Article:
In my zeal to become fitter while travelling, I was determined to drink less and work on my health. I had to let go of my crutch. It felt like a battle between my social anxiety issues, avoidance and my determination to become healthier. I chose health over social anxiety, though I ended up avoiding more people than I would have liked. Looking back, I made the right choice. But, it also meant not being able to socialise on multiple occasions. Sometimes I made excuses on group tours to go to bed early. Sometimes, I sat quietly as part of a group without engaging with many. I found solace in either talking to one or two individuals in a group or retiring to my bed to either read or watch Netflix.

That evening in Vietnam took me back to numerous moments in my travels where I felt I missed out because I was too anxious and ended up avoiding interactions. I missed out on some great moments in the last few years. These losses have been quite positive in the grander scheme of things. Today, I have a much better capacity to understand people. I have spent countless hours studying human behaviour, pouring through articles, videos, books on psychology and mental health. I sought help from a psychologist who worked with me using Cognitive Behaviour Therapy, which I detail later in the book. The work put in has helped a lot.

Anxiety and Depression are serious illnesses that affect millions. Statistically speaking, both these illness are among the top 10 in the world. The Covid 19 crises have exacerbated these illnesses. We have yet to see the effect, which I fear will be intense in the coming years.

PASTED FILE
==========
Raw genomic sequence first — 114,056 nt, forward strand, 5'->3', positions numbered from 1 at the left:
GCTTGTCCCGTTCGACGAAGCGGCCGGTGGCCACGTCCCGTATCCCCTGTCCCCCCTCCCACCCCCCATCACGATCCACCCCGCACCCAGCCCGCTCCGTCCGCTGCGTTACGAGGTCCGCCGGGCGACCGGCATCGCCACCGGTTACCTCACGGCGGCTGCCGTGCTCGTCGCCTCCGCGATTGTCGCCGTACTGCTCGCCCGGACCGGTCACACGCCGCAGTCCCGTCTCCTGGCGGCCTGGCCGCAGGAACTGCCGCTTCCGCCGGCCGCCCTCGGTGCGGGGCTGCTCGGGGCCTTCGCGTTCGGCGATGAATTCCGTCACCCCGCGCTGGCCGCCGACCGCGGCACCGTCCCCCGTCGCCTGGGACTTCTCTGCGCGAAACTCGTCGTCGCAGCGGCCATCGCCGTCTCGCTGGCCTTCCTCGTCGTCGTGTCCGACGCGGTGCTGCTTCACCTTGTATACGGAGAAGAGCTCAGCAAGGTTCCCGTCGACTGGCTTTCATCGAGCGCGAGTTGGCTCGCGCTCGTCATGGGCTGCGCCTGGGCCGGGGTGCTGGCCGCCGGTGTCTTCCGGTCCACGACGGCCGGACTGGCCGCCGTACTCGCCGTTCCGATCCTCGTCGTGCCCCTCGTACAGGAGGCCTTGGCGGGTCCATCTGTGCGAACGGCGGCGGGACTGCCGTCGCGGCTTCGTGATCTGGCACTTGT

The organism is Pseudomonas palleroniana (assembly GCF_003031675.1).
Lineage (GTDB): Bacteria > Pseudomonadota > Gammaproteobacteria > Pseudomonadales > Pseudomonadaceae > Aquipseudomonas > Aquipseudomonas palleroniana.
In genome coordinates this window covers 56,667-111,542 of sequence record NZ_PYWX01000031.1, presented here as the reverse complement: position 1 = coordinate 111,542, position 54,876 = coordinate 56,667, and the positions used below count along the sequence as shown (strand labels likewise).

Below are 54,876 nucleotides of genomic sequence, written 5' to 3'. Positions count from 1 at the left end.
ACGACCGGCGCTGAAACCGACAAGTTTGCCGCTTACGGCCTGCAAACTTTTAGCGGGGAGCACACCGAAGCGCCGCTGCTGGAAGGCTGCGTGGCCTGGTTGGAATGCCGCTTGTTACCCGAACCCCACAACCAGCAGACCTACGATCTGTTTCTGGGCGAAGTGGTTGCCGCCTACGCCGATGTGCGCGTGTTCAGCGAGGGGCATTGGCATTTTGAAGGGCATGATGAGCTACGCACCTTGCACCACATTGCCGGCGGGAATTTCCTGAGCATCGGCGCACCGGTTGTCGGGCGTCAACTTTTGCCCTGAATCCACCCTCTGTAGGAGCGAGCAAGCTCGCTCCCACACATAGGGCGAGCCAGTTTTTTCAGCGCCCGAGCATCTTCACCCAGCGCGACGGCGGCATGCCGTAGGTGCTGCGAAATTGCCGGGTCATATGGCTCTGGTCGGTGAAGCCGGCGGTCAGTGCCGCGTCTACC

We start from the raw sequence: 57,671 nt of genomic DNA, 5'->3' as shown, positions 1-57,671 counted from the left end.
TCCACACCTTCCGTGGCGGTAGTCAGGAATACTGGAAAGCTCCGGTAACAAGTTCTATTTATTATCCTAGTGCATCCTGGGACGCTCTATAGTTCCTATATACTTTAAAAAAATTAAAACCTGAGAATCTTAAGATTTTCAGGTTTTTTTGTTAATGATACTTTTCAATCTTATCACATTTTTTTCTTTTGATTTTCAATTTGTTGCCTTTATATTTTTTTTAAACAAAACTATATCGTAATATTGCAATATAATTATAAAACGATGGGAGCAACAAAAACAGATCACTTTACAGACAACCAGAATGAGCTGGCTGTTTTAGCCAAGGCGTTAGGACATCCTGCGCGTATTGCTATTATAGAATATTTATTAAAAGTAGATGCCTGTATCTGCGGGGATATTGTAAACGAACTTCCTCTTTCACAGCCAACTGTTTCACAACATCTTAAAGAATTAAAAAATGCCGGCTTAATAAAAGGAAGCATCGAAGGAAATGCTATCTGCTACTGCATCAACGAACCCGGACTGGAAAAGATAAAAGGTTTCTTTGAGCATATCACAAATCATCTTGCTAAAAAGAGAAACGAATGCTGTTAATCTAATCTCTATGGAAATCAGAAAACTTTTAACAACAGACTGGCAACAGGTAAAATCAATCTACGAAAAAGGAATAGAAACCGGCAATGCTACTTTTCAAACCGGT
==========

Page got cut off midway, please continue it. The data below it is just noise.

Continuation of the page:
On the road, I have met numerous travellers who had the same struggles as I did. Depression was quite common for many travellers. Many travelled to escape their lives. Many pilgrims on the Camino sought spiritual and religious guidance to guide them. Some nursed a broken heart. Others were just tired of everything.

I have worked hard for almost four years to be in a better mental state. I applied the techniques I learnt from Cognitive Behaviour Therapy and other modalities daily. I know many of my fellow travellers are doing the same. The work is hard, and the process is lengthy. The reward is there somewhere at a distance.

Today I am a strong proponent of psychotherapy. I am a firm believer in being vulnerable. If you are struggling with any mental health issue, it is alright to seek help. It is entirely ok to schedule counselling sessions with a therapist. It is entirely acceptable to feel shame, to be scared and to be vulnerable. In the opening section, I had said that I don’t intend this book to be of the self-help nature. It is not. My travels, meeting numerous travellers and people struggling with their issues, have confirmed that mental health and well-being are paramount for our fulfilment. These include fellow travellers showcasing their life to the world and you who is reading this book.

The work put in will eventually help. Maybe one day, I will sing when everyone is listening. And perhaps you too can do the same, if today you cannot.